La Jolla, CA (September 29, 2005) -- Scientists from theBurnham Institute for Medical Research and the University of Vermonthave captured the first 3-dimensional (3D) atomic-resolution images ofthe motor protein myosin V as it "walks" along other proteins,revealing new structural insights that advance the current model ofprotein motility and muscle contraction. The culmination of four yearsof work, this collaboration among biochemists and structural biologistswas selected as the cover story for the September issue of thescientific journal Molecular Cell.
The Burnham team, led by Dorit Hanein, Ph.D., was the first toreveal the 3D representation of myosin V "walking" along actinfilament, a key protein involved in motility and muscle contraction.Using electron-cryo microscopy to take 3D snapshots of myosin V andactin interacting, researchers were able to see myosin V moving alongthe actin substrate in a "natural state." Previous 2D models have beenbased on staining or other treatment of the myosin that might alter thecomplex's natural mechanism of action.
Myosins are a large family of motor proteins that interact withactin filaments for motor movement and muscle contraction. Myosin V isthe workhorse of the myosin protein family. It exists to ferry a cargoof proteins needed in a specific place at a specific time. Fueled byhydrolysis -- the process of converting the molecule adenosinetriphosphate (ATP) into energy -- myosin V travels in one directionusing actin as a track to deliver its payload of cell vesicles andorganelles. Myosin V is also involved in transporting proteins thatsignal and communicate with other cells.
Myosin V has a two-chained "tail" that diverges to form two "heads"that bind to specific grooves on actin and walk hand over hand alongthe track, similar to the way a child moves along the monkey bars in aplayground. Myosin V differs from the other myosin family proteins inthat it is able to sustain this processive motion, enduring manyhydrolysis cycles. The other myosins grab on tightly to actin andrelease after one hydrolysis cycle.
"This study required a different way of thinking about imageanalysis. This is the first time we were able to structurally visualizethe weak binding states of actin and myosin, not interpolated fromcrystal structures, and not interpolated from biophysical methods,"said Dr. Hanein. "We were able to see structural changes in the myosinlever arm as well as in the actin interface as it propagates throughthe hydrolysis cycle."
Structural information from previous studies providedinformation about parts of this process, but until the presentcollaboration, visualizing Myosin V in its weakly bound state to actinhad not been possible. The Hanein group captured snapshots of Myosin Vat several points during a hydrolysis cycle. Their use of electroncryo-microscopy made it possible to visualize flexible structuraldomains, which tether the Myosin V, helping to keep the protein on itsactin track through the weak binding phase of the processive movement.
The detailed molecular knowledge of how myosin interactsthrough the hydrolysis cycle with actin provides an exciting newresearch template onto which scientists can design new sets ofexperiments to further refine the myosin-actin binding region and tocorrelate it with loss or gain of function. The precisecharacterization of this myosin-actin interface is critical, evident bythe way a single amino acid change in myosin leads to familialhypertrophic cardiomyopathy (FHC), an undetectable condition resultingin death by sudden cardiac arrest in otherwise healthy young adults.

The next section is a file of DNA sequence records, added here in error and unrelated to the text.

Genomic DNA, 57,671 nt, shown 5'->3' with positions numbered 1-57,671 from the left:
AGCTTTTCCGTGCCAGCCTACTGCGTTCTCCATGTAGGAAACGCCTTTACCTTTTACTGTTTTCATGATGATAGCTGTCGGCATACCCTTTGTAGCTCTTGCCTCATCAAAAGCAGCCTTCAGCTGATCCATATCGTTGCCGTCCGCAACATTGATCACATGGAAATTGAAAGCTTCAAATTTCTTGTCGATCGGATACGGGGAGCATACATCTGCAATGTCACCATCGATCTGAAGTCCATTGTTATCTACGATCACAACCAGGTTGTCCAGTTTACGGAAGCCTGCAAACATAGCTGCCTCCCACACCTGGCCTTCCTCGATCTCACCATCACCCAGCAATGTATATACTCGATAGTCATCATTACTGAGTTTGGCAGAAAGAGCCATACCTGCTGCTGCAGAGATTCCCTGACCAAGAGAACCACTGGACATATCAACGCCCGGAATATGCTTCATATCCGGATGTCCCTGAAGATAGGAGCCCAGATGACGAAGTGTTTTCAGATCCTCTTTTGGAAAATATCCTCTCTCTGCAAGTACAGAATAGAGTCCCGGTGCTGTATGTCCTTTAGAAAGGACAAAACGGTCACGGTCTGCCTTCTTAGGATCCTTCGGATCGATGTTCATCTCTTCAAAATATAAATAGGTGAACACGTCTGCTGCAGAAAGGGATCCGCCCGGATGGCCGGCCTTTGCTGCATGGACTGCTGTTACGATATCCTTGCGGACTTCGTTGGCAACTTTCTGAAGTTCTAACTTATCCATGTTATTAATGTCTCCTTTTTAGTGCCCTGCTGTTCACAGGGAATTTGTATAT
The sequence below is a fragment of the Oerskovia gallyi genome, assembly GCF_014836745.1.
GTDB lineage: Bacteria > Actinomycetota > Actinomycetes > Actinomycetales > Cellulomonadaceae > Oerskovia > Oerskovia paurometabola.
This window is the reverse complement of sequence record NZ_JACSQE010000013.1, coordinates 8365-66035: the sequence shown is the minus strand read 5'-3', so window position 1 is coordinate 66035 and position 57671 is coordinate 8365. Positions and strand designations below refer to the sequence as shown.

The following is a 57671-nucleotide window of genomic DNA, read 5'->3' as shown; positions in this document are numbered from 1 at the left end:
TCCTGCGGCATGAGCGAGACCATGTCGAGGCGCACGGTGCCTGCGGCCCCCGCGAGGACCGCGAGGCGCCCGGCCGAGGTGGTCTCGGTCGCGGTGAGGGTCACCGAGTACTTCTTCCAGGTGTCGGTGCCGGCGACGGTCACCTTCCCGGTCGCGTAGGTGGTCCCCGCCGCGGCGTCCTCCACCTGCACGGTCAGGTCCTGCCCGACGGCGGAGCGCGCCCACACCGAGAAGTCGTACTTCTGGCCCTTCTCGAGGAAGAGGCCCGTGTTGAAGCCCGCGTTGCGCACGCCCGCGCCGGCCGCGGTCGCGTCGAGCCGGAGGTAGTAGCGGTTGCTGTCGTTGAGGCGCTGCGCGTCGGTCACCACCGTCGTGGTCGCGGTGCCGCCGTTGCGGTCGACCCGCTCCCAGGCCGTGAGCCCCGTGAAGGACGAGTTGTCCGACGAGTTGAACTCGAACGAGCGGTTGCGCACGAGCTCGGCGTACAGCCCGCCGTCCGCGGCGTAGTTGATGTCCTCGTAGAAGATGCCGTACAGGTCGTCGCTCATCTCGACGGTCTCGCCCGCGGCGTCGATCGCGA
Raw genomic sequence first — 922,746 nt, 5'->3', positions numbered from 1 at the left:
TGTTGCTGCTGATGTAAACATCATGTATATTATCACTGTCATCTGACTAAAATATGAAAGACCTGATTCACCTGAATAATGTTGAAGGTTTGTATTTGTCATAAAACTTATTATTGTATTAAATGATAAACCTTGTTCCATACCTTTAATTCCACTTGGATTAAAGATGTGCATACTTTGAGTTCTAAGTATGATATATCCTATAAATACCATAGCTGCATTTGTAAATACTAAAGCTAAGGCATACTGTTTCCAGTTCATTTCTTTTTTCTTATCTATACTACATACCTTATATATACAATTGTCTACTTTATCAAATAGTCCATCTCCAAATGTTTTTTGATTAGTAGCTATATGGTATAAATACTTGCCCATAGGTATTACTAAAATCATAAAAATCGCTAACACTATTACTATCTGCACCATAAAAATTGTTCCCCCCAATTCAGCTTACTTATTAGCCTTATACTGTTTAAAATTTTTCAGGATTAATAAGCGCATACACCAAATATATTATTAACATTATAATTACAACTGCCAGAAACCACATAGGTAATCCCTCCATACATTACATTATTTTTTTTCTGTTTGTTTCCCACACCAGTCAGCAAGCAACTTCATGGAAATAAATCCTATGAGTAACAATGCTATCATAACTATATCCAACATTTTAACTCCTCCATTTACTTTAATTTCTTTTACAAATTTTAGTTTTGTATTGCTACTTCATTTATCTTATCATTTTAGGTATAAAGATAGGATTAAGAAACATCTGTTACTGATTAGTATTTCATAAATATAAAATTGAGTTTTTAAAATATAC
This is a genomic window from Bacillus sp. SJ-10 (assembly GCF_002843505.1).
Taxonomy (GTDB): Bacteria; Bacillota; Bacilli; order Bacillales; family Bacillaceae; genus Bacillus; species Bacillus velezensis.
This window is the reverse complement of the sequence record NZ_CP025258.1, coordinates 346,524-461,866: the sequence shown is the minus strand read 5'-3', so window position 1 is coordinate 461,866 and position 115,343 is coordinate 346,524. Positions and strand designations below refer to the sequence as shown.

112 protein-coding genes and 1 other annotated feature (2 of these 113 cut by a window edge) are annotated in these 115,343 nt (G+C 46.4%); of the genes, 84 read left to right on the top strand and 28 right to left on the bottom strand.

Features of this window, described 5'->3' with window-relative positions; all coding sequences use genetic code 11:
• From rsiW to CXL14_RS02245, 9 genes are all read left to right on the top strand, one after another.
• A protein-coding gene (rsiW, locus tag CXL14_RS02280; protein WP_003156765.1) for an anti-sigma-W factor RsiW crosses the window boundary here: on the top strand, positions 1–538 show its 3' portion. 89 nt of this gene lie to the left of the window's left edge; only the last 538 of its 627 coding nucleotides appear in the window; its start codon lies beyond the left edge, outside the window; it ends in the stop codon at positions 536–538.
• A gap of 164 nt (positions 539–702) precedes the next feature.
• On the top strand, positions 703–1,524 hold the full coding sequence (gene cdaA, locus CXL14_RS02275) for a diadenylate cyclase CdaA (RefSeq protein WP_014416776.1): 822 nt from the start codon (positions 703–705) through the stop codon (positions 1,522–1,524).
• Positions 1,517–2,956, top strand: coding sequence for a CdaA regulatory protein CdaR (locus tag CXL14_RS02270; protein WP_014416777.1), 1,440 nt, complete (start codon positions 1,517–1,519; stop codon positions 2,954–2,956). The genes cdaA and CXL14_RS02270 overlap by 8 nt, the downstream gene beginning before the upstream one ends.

Contributors to this work include: Niels Volkmann, Ph.D.,assistant professor and first author on this publication, Dorit Hanein,Ph.D., associate professor, Hong-Jun Liu and Larnele Hazelwood from theBurnham Institute for Medical Research; and Kathleen M. Trybus, Ph.D.,Susan Lowey, Ph.D., and Elena B. Kremenstova, Ph.D., from theDepartment of Molecular Physiology and Biophysics at the University ofVermont.
Functional, biochemical assays were conducted by collaboratorsfrom the University of Vermont, directed by Kathleen Trybus, Ph.D.
This research was supported by grants from the National Institutes of Health.
The Burnham Institute for Medical Research, founded in 1976, isan independent not-for-profit biomedical research institution dedicatedto advancing the frontiers of scientific knowledge and providing thefoundation for tomorrow's medical therapies. The Institute is home tothree major research centers: the Cancer Center, the Del E. WebbNeuroscience and Aging Center, and the Infectious and InflammatoryDisease Center. Since 1981, the Institute's Cancer Center has been amember of the National Cancer Institute's prestigious cancer centersprogram. Discoveries by Burnham scientists have contributed to thedevelopment of new drugs for Alzheimer's Disease, heart disease andseveral forms of cancer. Today, the Burnham Institute employs over 700,including more than 550 scientists. The majority of the Institute'sfunding is derived from federal sources, but private philanthropicsupport is essential to continuing bold and innovative research. Foradditional information about the Institute and ways to support theresearch efforts of the Institute, visit: http://www.burnham.org.
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